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Hfan

Solid State Amps..any takers?

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Back in the day when I started out they were crap.

I've been noticing rave reviews lately for the new Fender Tone Masters. The clips I have heard of others (Quilters etc) sound great. Light weight too. And...NO TUBES! The more I shop for and swap out  tubes the older it all gets for me.

Hanging out on the Jazz Guitar forum I see there are many converts there and not just for jazz.

I have 5 or so tube amps but one day maybe...

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I tried the Boss Katana amps and was impressed. I owned one for a while. 

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I have played next to one of the superior SS jazz amps.  It was a long way from sounding as good as my Fender Twin.

What do solid state amps, fat girls, and mopeds have in common?
They're all fun to ride, "till your friends see you with "em.

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Back in the day, it appeared that only Roland's JC120 was the only solid state amp worthy of taking on stage.  And that is one heavy a$$ amp!  Now there are quite a few great sounding solid state amps and modelers to consider.

From reading all of the positive reviews about Fender's new Tone Master Twin (35 lbs with built-in attenuation!?) amp, I'm ready to consider going tubeless...maybe.   

Edited by Gitfiddler

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1 hour ago, Gitfiddler said:

Back in the day, it appeared that only Roland's JC120 was the only solid state amp worthy of taking on stage.  And that is one heavy a$$ amp!  Now there are quite a few great sounding solid state amps and modelers to consider.

From reading all of the positive reviews about Fender's new Tone Master Twin (35 lbs with built-in attenuation!?) amp, I'm ready to consider going tubeless...maybe.   

What do you need an attenuator for with solid state?  It's not like you need to turn up the volume to get the circuit to give up the goods.  Sounds quite gimmicky to me.

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5 hours ago, PunkKitty said:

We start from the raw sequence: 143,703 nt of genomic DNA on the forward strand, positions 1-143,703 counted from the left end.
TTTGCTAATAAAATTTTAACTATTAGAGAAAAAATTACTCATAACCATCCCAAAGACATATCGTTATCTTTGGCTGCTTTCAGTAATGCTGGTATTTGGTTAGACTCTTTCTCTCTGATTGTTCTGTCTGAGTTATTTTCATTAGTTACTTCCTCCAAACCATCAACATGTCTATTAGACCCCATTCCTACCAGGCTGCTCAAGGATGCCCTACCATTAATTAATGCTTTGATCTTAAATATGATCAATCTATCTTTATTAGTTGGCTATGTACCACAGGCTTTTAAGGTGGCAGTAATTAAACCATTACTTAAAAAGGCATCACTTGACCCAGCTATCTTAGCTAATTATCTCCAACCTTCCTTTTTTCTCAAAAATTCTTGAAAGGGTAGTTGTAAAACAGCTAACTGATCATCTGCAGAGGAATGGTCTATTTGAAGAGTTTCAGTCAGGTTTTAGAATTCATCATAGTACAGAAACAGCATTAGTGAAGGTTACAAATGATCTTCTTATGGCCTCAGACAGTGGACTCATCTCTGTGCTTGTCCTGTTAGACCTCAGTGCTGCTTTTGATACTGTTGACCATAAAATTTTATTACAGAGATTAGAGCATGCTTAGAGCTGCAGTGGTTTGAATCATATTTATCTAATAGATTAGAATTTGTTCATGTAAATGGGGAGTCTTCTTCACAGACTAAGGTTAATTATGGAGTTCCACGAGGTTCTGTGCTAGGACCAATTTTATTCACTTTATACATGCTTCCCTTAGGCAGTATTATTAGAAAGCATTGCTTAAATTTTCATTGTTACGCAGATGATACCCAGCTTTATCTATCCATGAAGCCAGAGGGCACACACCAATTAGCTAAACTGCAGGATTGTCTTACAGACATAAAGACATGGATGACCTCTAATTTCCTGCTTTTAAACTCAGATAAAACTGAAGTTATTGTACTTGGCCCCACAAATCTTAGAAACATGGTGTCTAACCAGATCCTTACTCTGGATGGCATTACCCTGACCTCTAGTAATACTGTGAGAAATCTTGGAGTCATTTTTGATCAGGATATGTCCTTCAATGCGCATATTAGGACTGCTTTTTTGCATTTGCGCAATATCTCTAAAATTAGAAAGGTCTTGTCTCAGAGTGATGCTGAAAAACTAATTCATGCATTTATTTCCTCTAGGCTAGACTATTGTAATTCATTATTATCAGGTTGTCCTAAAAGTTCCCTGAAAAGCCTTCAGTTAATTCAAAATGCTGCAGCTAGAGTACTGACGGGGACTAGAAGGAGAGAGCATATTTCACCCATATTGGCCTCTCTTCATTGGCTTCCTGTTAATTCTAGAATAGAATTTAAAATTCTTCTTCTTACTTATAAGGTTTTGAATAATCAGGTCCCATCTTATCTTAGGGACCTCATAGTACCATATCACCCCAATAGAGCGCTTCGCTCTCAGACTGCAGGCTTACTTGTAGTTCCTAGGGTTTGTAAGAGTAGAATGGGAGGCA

I tried the Boss Katana amps and was impressed. I owned one for a while. 

I played my acoustic-electric through one of those Boss Katana amps, and thought it worked out pretty well.

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I actually have one of the new Katana II 50w amps. It’s does a very convincing job of sounding like a tube amp. I like it much better than Blues Cube Hot that I sold. Due to my playing situation I needed decent sounds at disturbingly low volumes, this fits the bill nicely, and is proving to be a much better option than any of the other amps I’ve tried. Unfortunately, I don’t get an opportunity to crank up a valve amp anymore. :(

Edited by davesultra

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1 hour ago, Steiner said:

What do you need an attenuator for with solid state?  It's not like you need to turn up the volume to get the circuit to give up the goods.  Sounds quite gimmicky to me.

It may be gimmicky, but looks like a great feature for playing at home, rehearsal or other venue where the full 85 watts isn't needed.  (My Mesa Mk IV is 85 watts...and weighs around 100 lbs!).  I haven't tried one of these amps, so my perspective is derived by Fender marketing (see below) and the very positive user reviews on the net.

https://shop.fender.com/en-US/guitar-amplifiers/contemporary-digital/tone-master-twin-reverb/2274200000.html

image.png.42c71a14e9da3830cdb13f3b7e1edfb0.png

5-WAY POWER ATTENUATOR SWITCH

Enjoy full, natural tone at almost any volume—from a full 85W of Fender power down to bedroom- and apartment-friendly 1W.

Edited by Gitfiddler

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I've been using a Quilter MicroPro Mach II 8" combo for a couple of years now.

Its very versatile, but I found it works better as a pedal platform for dirty tones.

I find it does respond like a tube amp when using boost pedals, modulation, and other effects.